Vaccinations against H. influenzae type b and S. pneumoniae are given routinely to children in the United States before the age of two years. A vaccine against meningococcus is available in the United States. On October 29, 2014, the Food and Drug Administration (FDA) licensed the first serogroup B meningococcal vaccine (Trumenb®). The FDA approved this vaccine for use in people age 10 through 25 years as a three-dose series. On January 23, 2015, the FDA licensed a second serogroup B meningococcal vaccine (Bexsero®). The FDA approved this vaccine for use in people age 10 through 25 years as a two-dose series. Many school districts and colleges expect students to receive the meningococcal vaccination before attending classes or moving into dormitories, as recommended by the Centers for Disease Control and Prevention (CDC) and the American Academy of Pediatrics. It also is recommended for people traveling outside the United States, people living in certain institutional settings, the elderly, and people with some chronic * medical conditions.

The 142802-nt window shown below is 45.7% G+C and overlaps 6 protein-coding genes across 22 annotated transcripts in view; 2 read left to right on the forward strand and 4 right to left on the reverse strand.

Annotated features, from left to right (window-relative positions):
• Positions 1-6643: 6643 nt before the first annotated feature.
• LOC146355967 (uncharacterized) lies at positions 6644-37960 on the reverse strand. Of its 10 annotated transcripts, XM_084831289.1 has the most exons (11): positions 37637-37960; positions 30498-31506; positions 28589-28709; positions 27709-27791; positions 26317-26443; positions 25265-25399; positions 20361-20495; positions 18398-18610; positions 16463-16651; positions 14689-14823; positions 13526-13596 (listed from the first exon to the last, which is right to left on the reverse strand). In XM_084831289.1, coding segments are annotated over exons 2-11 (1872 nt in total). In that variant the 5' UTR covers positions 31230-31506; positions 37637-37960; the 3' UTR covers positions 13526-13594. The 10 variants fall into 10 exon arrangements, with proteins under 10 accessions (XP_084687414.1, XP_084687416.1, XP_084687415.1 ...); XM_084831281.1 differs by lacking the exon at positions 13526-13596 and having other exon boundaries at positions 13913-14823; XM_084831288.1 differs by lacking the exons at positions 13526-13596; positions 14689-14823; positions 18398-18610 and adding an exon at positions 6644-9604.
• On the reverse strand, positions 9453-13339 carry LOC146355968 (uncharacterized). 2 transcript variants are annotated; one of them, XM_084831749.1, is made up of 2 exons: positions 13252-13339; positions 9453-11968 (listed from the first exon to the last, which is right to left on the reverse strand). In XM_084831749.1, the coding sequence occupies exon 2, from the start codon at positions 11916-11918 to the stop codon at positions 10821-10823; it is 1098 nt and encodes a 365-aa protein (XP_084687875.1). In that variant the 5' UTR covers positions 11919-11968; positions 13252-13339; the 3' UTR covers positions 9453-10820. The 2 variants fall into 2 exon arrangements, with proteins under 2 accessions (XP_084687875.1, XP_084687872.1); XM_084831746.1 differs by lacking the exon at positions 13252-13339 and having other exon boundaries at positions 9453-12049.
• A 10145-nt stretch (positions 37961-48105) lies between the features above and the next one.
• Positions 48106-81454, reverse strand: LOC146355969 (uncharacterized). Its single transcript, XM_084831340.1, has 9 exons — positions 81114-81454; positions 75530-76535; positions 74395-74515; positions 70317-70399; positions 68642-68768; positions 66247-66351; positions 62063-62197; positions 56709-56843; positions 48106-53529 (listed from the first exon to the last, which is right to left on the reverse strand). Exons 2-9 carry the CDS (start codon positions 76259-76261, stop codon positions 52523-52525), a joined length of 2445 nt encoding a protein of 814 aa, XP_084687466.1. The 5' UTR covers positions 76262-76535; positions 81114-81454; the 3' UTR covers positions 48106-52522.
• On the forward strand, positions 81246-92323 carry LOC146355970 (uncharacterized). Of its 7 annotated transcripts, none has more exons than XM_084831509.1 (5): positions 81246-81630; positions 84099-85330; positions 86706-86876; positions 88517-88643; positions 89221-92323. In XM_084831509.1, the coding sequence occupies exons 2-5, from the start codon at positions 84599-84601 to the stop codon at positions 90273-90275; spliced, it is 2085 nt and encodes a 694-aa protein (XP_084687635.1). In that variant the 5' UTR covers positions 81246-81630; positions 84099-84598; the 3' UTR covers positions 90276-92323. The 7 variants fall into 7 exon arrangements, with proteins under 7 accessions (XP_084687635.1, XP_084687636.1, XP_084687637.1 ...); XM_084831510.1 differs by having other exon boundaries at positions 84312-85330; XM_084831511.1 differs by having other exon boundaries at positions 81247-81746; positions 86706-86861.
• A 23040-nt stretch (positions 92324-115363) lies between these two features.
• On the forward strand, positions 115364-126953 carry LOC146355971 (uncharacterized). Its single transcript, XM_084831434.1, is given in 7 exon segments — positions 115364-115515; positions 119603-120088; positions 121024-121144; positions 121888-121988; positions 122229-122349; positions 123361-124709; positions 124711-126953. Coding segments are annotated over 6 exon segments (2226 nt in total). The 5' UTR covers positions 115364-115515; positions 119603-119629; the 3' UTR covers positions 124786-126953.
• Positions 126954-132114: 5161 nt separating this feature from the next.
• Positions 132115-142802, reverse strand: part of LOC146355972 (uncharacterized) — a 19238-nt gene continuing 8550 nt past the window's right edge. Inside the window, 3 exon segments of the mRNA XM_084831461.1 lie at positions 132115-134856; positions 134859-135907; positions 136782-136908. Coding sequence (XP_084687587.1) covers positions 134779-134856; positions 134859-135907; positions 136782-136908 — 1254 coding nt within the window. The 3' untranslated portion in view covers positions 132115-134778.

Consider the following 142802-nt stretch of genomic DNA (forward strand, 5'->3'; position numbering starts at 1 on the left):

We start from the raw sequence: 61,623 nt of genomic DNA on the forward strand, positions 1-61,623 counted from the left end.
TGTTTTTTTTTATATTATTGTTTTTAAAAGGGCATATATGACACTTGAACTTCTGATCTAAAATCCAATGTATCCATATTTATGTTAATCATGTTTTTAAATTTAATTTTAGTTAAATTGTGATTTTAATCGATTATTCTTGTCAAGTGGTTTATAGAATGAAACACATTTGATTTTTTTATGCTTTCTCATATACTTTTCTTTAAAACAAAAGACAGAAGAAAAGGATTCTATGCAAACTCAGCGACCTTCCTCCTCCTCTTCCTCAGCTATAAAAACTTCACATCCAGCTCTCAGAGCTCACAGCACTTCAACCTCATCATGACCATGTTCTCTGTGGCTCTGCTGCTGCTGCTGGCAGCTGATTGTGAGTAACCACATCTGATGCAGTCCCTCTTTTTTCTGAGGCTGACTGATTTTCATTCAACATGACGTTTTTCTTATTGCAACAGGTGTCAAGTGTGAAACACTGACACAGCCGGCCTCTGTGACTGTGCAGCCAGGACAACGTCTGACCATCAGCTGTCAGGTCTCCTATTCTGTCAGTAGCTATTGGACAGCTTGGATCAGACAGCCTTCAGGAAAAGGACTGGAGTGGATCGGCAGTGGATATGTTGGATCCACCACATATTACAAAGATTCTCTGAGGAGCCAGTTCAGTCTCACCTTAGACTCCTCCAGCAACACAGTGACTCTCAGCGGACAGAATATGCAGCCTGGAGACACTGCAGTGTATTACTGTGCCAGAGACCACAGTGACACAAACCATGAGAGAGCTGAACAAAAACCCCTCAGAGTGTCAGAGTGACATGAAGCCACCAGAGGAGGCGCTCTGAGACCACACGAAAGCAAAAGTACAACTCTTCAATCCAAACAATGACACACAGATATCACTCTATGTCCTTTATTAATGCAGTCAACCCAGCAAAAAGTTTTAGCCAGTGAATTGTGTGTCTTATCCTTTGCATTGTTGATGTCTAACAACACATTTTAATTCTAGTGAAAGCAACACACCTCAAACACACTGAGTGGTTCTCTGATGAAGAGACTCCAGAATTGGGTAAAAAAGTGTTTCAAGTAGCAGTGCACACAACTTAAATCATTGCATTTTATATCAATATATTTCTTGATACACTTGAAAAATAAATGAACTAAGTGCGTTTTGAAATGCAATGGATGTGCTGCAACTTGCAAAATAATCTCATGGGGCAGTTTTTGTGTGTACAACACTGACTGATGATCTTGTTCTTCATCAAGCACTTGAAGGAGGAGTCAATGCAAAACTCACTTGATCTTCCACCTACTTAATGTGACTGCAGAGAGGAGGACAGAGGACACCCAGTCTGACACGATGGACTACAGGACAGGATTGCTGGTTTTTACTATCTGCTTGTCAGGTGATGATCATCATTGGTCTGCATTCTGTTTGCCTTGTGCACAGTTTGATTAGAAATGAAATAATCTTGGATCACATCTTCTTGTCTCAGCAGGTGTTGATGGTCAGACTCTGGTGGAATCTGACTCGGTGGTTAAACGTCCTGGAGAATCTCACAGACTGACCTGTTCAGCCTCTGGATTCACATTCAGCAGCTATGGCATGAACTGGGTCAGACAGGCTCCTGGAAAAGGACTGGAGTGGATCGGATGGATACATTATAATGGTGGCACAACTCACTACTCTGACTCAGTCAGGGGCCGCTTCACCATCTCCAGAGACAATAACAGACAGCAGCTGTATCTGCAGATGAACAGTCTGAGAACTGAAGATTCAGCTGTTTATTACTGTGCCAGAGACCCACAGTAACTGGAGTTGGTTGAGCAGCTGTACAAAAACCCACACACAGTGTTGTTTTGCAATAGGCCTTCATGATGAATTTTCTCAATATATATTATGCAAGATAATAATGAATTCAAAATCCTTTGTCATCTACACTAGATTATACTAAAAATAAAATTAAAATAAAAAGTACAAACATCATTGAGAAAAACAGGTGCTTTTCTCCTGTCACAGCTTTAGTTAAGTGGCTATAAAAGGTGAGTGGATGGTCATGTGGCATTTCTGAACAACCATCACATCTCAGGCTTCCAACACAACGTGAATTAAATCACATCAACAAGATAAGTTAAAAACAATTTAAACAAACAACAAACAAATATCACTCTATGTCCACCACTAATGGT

During outbreaks of bacterial meningitis, especially those caused by meningococcus, in schools, dormitories, or day care centers, people may be given prophylactic * antibiotics to keep the disease from occurring in those who were in close contact with the infected person.

It is difficult to keep viruses like enteroviruses from spreading from person to person. Risk of viral infection can be decreased by washing hands regularly, especially after using the toilet; and avoiding close contact with anyone who is ill, including not sharing food, eating or serving utensils, razors, or other personal items.

See also AIDS and HIV Infection • Bacterial Infections • Coxsackievirus and Other Enteroviruses • Fungal Infections • Lyme Disease • Syphilis • Tuberculosis • Vaccines and Immunization • Viral Infections

Resources

Books and Articles

Abramovitz, Melissa. Meningitis. Farmington Hills, MI: Greenhaven Press, 2014.

Artenstein, Andrew W. In the Blink of an Eye: The Deadly Story of Epidemic Meningitis. New York: Springer, 2013.

Zimmer, Carl. “An Evolutionary Battle against Bacteria.” New York Times. December 11, 2014. http://www.nytimes.com/2014/12/11/science/an-evolutionary-battle-against-bacteria.html (accessed March 7, 2016).

Websites